BREAKING A LEGEND (Kavanagh Legends 1) by Sarah Robinson
BREAKING A LEGEND
Kavanagh Legends 1
by Sarah Robinson
Release Date: September 29, 2015
Genre: adult, contemporary, romance, MMA
Amazon.com / Amazon.ca / B&N / KOBO / BAM
ABOUT THE BOOK: September 29, 2015
As one of the big names at his family’s gym, Legends, MMA star Rory Kavanagh is used to being in the spotlight—until a gruesome leg injury knocks him out of the cage. Rory is left feeling sidelined in more ways than one, battling the inner demons that come with losing the one shot at his dreams. Then Clare walks into his life and gives him a new dream: winning her heart. There aren’t many new faces in Woodlawn these days, but this tough, beautiful stranger makes Rory want to get his life back into fighting shape.
Clare Ivers doesn’t think she’ll be able to tell anyone what really brought her to the close-knit Bronx neighborhood where she just started bartending. But her life’s on pause and her past is catching up fast, try as she might to move on—with new friends, steady work, and a chiseled alpha male trying to get her attention. Even though Rory’s more than a little intense, she can’t deny that her heart beats faster when he looks at her with those soulful silver eyes. Clare thought she was done with love, but Rory might just be man enough to show her she thought wrong.
REVIEW: BREAKING A LEGEND is the first installment in Sarah Robinson’s contemporary, adult KAVANAGH LEGENDS romance series focusing on the Kavanagh family of MMA fame. This is former MMA champion twenty eight year old Rory Kavanagh, and bartender Clare Ivers’s storyline.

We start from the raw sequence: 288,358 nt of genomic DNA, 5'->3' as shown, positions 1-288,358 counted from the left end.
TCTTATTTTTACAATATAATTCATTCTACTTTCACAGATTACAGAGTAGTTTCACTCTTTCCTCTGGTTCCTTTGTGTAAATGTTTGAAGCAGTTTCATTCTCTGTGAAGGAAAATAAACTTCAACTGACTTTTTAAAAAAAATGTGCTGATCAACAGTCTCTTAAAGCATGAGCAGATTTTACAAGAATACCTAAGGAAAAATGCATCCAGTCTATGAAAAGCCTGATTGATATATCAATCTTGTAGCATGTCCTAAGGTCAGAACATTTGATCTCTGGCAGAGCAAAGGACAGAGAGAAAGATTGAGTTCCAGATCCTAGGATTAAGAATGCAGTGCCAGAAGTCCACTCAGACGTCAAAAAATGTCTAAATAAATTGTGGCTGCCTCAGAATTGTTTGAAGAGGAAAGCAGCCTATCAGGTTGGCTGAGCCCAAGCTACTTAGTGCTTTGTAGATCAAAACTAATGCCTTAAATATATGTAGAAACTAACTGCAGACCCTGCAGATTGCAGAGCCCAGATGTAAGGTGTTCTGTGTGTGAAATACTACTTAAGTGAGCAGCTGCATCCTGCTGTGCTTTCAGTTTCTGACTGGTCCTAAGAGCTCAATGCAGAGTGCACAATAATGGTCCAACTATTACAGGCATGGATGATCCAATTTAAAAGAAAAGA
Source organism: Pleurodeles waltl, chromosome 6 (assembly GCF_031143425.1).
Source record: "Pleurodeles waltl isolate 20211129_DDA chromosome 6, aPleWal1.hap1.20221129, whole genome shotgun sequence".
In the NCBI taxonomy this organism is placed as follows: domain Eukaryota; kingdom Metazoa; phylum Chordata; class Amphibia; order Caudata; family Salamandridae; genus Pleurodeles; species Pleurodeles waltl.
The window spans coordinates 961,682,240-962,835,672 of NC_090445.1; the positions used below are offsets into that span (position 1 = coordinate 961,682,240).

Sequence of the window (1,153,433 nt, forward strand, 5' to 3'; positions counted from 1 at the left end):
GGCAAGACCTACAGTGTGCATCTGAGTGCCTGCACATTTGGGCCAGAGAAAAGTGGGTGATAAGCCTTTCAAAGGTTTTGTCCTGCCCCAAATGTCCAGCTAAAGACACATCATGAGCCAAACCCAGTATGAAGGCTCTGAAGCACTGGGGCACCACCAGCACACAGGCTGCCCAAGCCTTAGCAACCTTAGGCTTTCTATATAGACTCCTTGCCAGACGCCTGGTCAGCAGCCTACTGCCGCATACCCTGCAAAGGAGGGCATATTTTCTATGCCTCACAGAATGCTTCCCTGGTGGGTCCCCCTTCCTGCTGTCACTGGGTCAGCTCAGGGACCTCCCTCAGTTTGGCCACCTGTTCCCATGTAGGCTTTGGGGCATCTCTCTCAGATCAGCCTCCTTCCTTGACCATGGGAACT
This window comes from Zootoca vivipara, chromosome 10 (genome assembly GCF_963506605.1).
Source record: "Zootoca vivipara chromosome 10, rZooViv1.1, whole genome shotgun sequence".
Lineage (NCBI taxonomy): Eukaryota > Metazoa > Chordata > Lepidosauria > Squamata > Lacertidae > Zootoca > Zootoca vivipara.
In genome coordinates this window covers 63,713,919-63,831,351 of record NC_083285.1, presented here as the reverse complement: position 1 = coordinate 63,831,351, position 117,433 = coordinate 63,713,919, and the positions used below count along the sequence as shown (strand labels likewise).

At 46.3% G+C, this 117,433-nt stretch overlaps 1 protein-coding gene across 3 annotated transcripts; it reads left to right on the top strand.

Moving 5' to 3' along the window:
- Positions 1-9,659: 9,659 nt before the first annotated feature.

Told from dual third person perspectives BREAKING A LEGEND focuses on the building relationship between Rory and Clare, and Rory’s recovery from a devastating career-ending injury. Tens months earlier Rory’s injury in the cage left our hero a broken man in more ways than one. Enter Clare Ivers, the newest waitress at O’Leary’s Pub, and the woman who would call to Rory’s heart. Coming from a big, Irish Catholic family, Rory has never lacked support but Rory’s choices in life have left our hero fighting the dark demons that resulted from the catastrophic injury.
Clare Ivers hides a secret. Our heroine is one the run, trying to stay one step ahead of her past and falling in love was never in the cards. When Clare’s past resurfaces, our heroine is willing to walk away from Rory and the family she has grown to love in order to protect everyone from the life she once led.
The relationship between Clare and Rory is one of immediate attraction. Rory is a man taught to respect women and in this Rory is the ultimate gentleman as he slowly seduces the woman who calls to his heart. The $ex scenes are gentle; there is no erotic, graphic imagery or text. But I did take issue with the lack of condoms. In an age of STDS and deadly viruses, the use of condoms should never be questioned.
We are introduced to Rory’s extended family including brothers- Quinn, Kane and Kane’s twin Kieran (who is currently in prison), and the youngest Jimmy, who is a member of the local police department. Jimmy has his hands full keeping his family on the straight and narrow. Rory’s loving parents Seamus and Dee Kavanagh are the backbone of the Kavanagh family ; and Rory’s cousin/sister Casey who befriends Clare when she needs it the most. The family ‘feel’ to this storyline is loving and supportive.
The world building focuses on Legends-the gym owned by the Kavanagh family where ‘legends’ are made and history is written in the Bronx borough of Woodlawn, New York. We are up close and personal with the fighters as they prepare for the next championship. There is some history with Seamus Kavanagh and the local Irish mob but we are not currently privy to the background information.
SPOILER ALERT: I did have some issues of believability with certain aspects of this storyline as it pertained to Rory and his ability to get clean and sober. It was all too neat and tidy; there is no mention of withdrawal, side effects or the physical and emotional pain one suffers during detox. Getting clean is a long process and doesn’t happen over night or in a matter of a couple of days. The unreality of the situation is questionable.